Belfast Telegraph

Saturday 27 December 2014

Parachute Regiment 'disgraced' in Bloody Sunday report

A relative of Bloody Sunday victim Jackie Duddy is comforted by Martin McGuinness as she marches from the Bogside area of Londonderry to the Guildhall to gain a preview of the Saville Report on June 15, 2010
A relative of Bloody Sunday victim Jackie Duddy is comforted by Martin McGuinness as she marches from the Bogside area of Londonderry to the Guildhall to gain a preview of the Saville Report on June 15, 2010
Families of the victims of the Bloody Sunday shootings march from the Bogside to the Guildhall holding photographs of their relatives, to gain a preview of the Saville Report on June 15, 2010
Families of the victims of the Bloody Sunday shootings march from the Bogside to the Guildhall holding photographs of their relatives, to gain a preview of the Saville Report on June 15, 2010
Families of the victims of the Bloody Sunday shootings march from the Bogside to the Guildhall holding photographs of their relatives, to gain a preview of the Saville Report on June 15, 2010
Families of the victims of the Bloody Sunday shootings march from the Bogside to the Guildhall holding photographs of their relatives, to gain a preview of the Saville Report on June 15, 2010
Families of the victims of the Bloody Sunday shootings march from the Bogside to the Guildhall holding photographs of their relatives, to gain a preview of the Saville Report on June 15, 2010
Families of the victims of the Bloody Sunday shootings march from the Bogside to the Guildhall holding photographs of their relatives, to gain a preview of the Saville Report on June 15, 2010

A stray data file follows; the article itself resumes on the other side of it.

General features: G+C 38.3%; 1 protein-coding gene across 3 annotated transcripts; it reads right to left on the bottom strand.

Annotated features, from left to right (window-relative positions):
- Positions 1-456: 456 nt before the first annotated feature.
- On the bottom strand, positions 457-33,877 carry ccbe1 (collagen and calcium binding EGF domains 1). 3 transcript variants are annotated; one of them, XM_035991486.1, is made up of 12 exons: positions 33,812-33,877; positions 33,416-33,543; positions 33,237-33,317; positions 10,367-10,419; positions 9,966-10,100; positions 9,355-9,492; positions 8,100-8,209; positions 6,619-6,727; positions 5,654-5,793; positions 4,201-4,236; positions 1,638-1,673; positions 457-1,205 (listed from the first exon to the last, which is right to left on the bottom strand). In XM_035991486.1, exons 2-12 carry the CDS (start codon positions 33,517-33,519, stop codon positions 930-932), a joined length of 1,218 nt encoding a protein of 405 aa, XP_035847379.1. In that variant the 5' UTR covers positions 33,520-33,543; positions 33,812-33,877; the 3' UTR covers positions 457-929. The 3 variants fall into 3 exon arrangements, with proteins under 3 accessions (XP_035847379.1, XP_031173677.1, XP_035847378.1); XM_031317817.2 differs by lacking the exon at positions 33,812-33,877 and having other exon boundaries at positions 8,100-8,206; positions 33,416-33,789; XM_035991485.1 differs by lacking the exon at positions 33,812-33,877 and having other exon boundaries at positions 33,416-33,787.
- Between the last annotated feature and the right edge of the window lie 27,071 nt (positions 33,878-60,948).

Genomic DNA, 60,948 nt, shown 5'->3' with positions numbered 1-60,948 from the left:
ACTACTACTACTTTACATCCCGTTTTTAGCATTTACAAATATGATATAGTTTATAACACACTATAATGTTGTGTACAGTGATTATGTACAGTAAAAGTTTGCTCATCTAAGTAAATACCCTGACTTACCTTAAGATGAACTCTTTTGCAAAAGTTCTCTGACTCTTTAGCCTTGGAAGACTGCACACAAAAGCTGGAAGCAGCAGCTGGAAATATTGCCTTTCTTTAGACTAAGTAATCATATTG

Families of the victims of the Bloody Sunday shootings march from the Bogside to the Guildhall holding photographs of their relatives, to gain a preview of the Saville Report on June 15, 2010
Families of the victims of the Bloody Sunday shootings march from the Bogside to the Guildhall holding photographs of their relatives, to gain a preview of the Saville Report on June 15, 2010
Families of the victims of the Bloody Sunday shootings march from the Bogside to the Guildhall holding photographs of their relatives, to gain a preview of the Saville Report on June 15, 2010
Families of the victims of the Bloody Sunday shootings march from the Bogside to the Guildhall holding photographs of their relatives, to gain a preview of the Saville Report on June 15, 2010
Families of the victims of the Bloody Sunday shootings march from the Bogside to the Guildhall holding photographs of their relatives, to gain a preview of the Saville Report on June 15, 2010
Families of the victims of the Bloody Sunday shootings march from the Bogside to the Guildhall holding photographs of their relatives, to gain a preview of the Saville Report on June 15, 2010
Families of the victims of the Bloody Sunday shootings march from the Bogside to the Guildhall holding photographs of their relatives, to gain a preview of the Saville Report on June 15, 2010
Bloody Sunday. January 1972
Alana Burke who was eighteen when she was run over by an armoured personnel carrier on Bloody Sunday.
William McKinney, killed on Bloody Sunday.
Paddy Doherty, who was killed on Bloody Sunday.
The start of a grim day in Derry. Civil Rights marchers make their way through Creggan. They defied a Government ban and headed for Guildhall Square, but were stopped by the Army in William Street. 31/1/1972